General Question

deaddolly's avatar

Is anyone else wondering if their money is safe in their banks?

Asked by deaddolly (3431points) September 18th, 2008

Anyone know of a site that ranks all banks regarding their stability?

Observing members: 0 Composing members: 0

20 Answers

Snoopy's avatar

I doubt there is such a site. I asked a similar question about retail establishments once and someone pointed out the logic that if you announce a weakness of any particular entity it will further undermine it… creating a panic.

I don’t know where else you could put your money. It is safer there than in a cookie jar. Make sure your bank is FDIC insured and that you fall under the threshold for the insurance. (Typically $100,000/depositer). One thought would be to spread your money amongst several institutions so that if any one of them folds you will still have immediate access to cash. There is a lag time between the bank closing and you having actual access to your cash even if FDIC insured.

marinelife's avatar

I think Snoopy has some good advice here. We are not at the point of stuffing it in mattresses yet. You may want to keep a slightly larger amount of cash on hand. There is no list, but the news has been listing institutions in trouble including WaMu and Wachovia.

augustlan's avatar

It does worry me, but I’m not in a panic. Yet.

damien's avatar

What money?!

If my bank goes under, I’d be out of debt!

allengreen's avatar

There is a list of banks and their ratings at…..they suck though, and I don’t trust the list at all. FDIC insurance fund is virtually insolvent, and will be insovent with the failure of WAMU.

The 100k FDIC limit is per person per institution——lots of INDY MAC folks can tell you more about that. This type of fund has failed before:

Some folks are making money now. Try Euro Pacific Capital, or
and please Snoopy if you disagree, kindly keep it in your sneaker.

Here is on OK explaination on the state of FDIC:

I strongly disagree with the first 2 comments (i’m not attacking) Fractional Lending has left banks insolvent—go try and withdraw 20k—it could take weeks to get the money out….all of the banks money is tied up in illiquid mortgage backed securities that they cannot sell—which is a different topic. The Fed and international banks have injected 1.5 Trillion Dollars into the world banking systems in the last 72 hours as of 9/18, and it has not even made a dent in the insolvency issue.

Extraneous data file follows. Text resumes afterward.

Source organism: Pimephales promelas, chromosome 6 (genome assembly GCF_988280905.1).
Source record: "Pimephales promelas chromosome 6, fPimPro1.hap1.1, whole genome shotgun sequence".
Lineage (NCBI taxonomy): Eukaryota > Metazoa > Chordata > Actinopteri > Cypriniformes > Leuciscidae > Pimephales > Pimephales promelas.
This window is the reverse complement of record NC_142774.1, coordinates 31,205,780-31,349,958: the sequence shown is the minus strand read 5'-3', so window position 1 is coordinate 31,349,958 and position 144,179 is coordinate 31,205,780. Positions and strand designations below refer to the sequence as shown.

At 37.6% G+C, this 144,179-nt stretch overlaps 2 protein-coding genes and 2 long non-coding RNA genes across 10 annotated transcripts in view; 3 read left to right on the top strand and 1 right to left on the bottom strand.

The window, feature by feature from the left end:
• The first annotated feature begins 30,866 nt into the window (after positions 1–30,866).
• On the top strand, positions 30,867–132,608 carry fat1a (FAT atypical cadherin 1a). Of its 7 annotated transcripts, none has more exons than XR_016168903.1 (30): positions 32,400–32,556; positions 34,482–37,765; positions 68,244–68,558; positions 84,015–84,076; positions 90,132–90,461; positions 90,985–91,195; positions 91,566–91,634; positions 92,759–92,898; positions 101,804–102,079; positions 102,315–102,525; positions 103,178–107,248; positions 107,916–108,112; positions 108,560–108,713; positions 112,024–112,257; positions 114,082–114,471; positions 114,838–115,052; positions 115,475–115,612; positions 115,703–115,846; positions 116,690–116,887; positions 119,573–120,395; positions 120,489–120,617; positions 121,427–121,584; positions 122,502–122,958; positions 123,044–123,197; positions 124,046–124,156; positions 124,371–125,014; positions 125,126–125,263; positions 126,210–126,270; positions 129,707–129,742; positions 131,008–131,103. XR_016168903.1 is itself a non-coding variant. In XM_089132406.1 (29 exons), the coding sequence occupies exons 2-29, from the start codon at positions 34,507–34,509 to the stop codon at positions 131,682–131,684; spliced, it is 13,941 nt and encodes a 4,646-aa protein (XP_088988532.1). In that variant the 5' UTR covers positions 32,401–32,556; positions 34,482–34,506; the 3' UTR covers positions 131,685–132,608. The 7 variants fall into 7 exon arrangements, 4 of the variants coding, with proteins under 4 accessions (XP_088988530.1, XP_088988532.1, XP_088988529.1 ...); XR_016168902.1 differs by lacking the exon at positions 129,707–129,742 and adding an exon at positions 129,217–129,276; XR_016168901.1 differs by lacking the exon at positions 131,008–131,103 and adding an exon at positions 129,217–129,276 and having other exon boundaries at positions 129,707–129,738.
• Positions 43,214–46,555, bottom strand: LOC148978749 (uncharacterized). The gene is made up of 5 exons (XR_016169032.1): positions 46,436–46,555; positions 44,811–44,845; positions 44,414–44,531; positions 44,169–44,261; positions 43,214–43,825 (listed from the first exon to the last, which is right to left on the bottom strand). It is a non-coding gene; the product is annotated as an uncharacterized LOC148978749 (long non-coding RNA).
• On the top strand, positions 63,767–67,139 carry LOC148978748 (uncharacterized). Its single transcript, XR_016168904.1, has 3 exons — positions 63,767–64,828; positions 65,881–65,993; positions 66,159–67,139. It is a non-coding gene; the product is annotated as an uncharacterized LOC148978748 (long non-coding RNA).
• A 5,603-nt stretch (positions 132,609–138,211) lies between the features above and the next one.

It is time to panic, or past time.

Read this if you want to crap your pants:

Snoopy's avatar

@allengreen. I don’t know what your problem is and I really don’t care….feel free to post whatever you want and I will do the same. I am not going to “keep it in my sneaker”.
That is a completely ridiculous request. If you want to only engage w/ people who are in lock step agreement w/ you, talk to yourself in the mirror.
Quit trying to “educate” me and others through intimidation. It belittles yourself.

allengreen's avatar

My post was intimidation? Are you having a bad day?

Thanks for adding to the discussion Snoopy, that last comment was profound.

Are you angry for being wrong? Check the ego, and it is possible you may learn something, after all we are talking money, not politics. Check your baggage at the door and don’t hijack the thread.

Snoopy's avatar

@allengreen No, I am not having a bad day…..are you?
“Snoopy if you disagree, kindly keep it in your sneaker”
I don’t care if we view every issue from opposite sides. Based on what I have read of your posts on Fluther, we don’t….Share your views and I will share mine. Leave it at that….

marinelife's avatar

That is some very scary stuff indeed, allengreen. I was listening to a news story on WAMU today, and I said to my husband, “If we have a series of cascading bank failures the FDIC will not be able to cover that.”

I understand the need not to cause panic (runs on the banks will not help), but I think that our leaders need to be alittle more straightforward about this.

allengreen's avatar